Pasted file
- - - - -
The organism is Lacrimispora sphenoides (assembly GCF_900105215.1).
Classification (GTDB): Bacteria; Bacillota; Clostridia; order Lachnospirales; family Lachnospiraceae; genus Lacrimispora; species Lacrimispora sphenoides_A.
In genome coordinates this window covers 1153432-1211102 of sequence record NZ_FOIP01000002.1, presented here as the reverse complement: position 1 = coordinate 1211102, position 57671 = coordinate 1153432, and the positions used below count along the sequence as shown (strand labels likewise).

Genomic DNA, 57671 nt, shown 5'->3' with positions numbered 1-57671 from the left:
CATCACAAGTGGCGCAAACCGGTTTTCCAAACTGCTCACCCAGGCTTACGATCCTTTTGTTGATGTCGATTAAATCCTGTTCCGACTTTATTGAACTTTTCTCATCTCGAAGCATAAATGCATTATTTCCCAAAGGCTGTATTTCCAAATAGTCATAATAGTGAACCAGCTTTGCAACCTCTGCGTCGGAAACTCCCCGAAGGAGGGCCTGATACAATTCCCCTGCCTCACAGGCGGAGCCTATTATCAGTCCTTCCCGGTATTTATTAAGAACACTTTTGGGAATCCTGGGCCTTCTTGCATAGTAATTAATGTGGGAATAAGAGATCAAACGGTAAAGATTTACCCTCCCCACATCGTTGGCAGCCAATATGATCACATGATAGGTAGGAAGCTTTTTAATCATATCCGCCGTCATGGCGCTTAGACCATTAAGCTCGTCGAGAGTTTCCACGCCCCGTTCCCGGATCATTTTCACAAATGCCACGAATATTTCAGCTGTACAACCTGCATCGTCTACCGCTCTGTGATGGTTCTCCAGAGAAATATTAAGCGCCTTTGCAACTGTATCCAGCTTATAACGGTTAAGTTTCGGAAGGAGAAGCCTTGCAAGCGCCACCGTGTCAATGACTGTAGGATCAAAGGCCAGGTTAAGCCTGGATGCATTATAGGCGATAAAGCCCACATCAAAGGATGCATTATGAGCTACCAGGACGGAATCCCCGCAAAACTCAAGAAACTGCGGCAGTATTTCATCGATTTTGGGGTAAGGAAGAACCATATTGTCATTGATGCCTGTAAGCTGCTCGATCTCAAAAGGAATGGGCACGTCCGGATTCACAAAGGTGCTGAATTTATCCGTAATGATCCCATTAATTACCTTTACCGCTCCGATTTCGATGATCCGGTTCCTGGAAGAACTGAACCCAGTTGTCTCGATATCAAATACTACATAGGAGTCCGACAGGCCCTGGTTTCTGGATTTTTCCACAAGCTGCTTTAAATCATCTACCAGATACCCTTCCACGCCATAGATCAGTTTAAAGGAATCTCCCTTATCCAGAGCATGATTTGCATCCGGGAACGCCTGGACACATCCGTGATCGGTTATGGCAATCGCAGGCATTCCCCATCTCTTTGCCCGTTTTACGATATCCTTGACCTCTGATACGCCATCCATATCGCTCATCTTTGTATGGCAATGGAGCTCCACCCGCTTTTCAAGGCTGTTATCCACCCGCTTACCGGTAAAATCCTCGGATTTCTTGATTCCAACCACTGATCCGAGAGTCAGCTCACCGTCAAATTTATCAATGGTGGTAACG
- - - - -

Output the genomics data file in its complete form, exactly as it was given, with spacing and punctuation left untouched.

The organism is Lacrimispora sphenoides (assembly GCF_900105215.1).
Classification (GTDB): Bacteria; Bacillota; Clostridia; order Lachnospirales; family Lachnospiraceae; genus Lacrimispora; species Lacrimispora sphenoides_A.
In genome coordinates this window covers 1153432-1211102 of sequence record NZ_FOIP01000002.1, presented here as the reverse complement: position 1 = coordinate 1211102, position 57671 = coordinate 1153432, and the positions used below count along the sequence as shown (strand labels likewise).

Genomic DNA, 57671 nt, shown 5'->3' with positions numbered 1-57671 from the left:
CATCACAAGTGGCGCAAACCGGTTTTCCAAACTGCTCACCCAGGCTTACGATCCTTTTGTTGATGTCGATTAAATCCTGTTCCGACTTTATTGAACTTTTCTCATCTCGAAGCATAAATGCATTATTTCCCAAAGGCTGTATTTCCAAATAGTCATAATAGTGAACCAGCTTTGCAACCTCTGCGTCGGAAACTCCCCGAAGGAGGGCCTGATACAATTCCCCTGCCTCACAGGCGGAGCCTATTATCAGTCCTTCCCGGTATTTATTAAGAACACTTTTGGGAATCCTGGGCCTTCTTGCATAGTAATTAATGTGGGAATAAGAGATCAAACGGTAAAGATTTACCCTCCCCACATCGTTGGCAGCCAATATGATCACATGATAGGTAGGAAGCTTTTTAATCATATCCGCCGTCATGGCGCTTAGACCATTAAGCTCGTCGAGAGTTTCCACGCCCCGTTCCCGGATCATTTTCACAAATGCCACGAATATTTCAGCTGTACAACCTGCATCGTCTACCGCTCTGTGATGGTTCTCCAGAGAAATATTAAGCGCCTTTGCAACTGTATCCAGCTTATAACGGTTAAGTTTCGGAAGGAGAAGCCTTGCAAGCGCCACCGTGTCAATGACTGTAGGATCAAAGGCCAGGTTAAGCCTGGATGCATTATAGGCGATAAAGCCCACATCAAAGGATGCATTATGAGCTACCAGGACGGAATCCCCGCAAAACTCAAGAAACTGCGGCAGTATTTCATCGATTTTGGGGTAAGGAAGAACCATATTGTCATTGATGCCTGTAAGCTGCTCGATCTCAAAAGGAATGGGCACGTCCGGATTCACAAAGGTGCTGAATTTATCCGTAATGATCCCATTAATTACCTTTACCGCTCCGATTTCGATGATCCGGTTCCTGGAAGAACTGAACCCAGTTGTCTCGATATCAAATACTACATAGGAGTCCGACAGGCCCTGGTTTCTGGATTTTTCCACAAGCTGCTTTAAATCATCTACCAGATACCCTTCCACGCCATAGATCAGTTTAAAGGAATCTCCCTTATCCAGAGCATGATTTGCATCCGGGAACGCCTGGACACATCCGTGATCGGTTATGGCAATCGCAGGCATTCCCCATCTCTTTGCCCGTTTTACGATATCCTTGACCTCTGATACGCCATCCATATCGCTCATCTTTGTATGGCAATGGAGCTCCACCCGCTTTTCAAGGCTGTTATCCACCCGCTTACCGGTAAAATCCTCGGATTTCTTGATTCCAACCACTGATCCGAGAGTCAGCTCACCGTCAAATTTATCAATGGTGGTAACG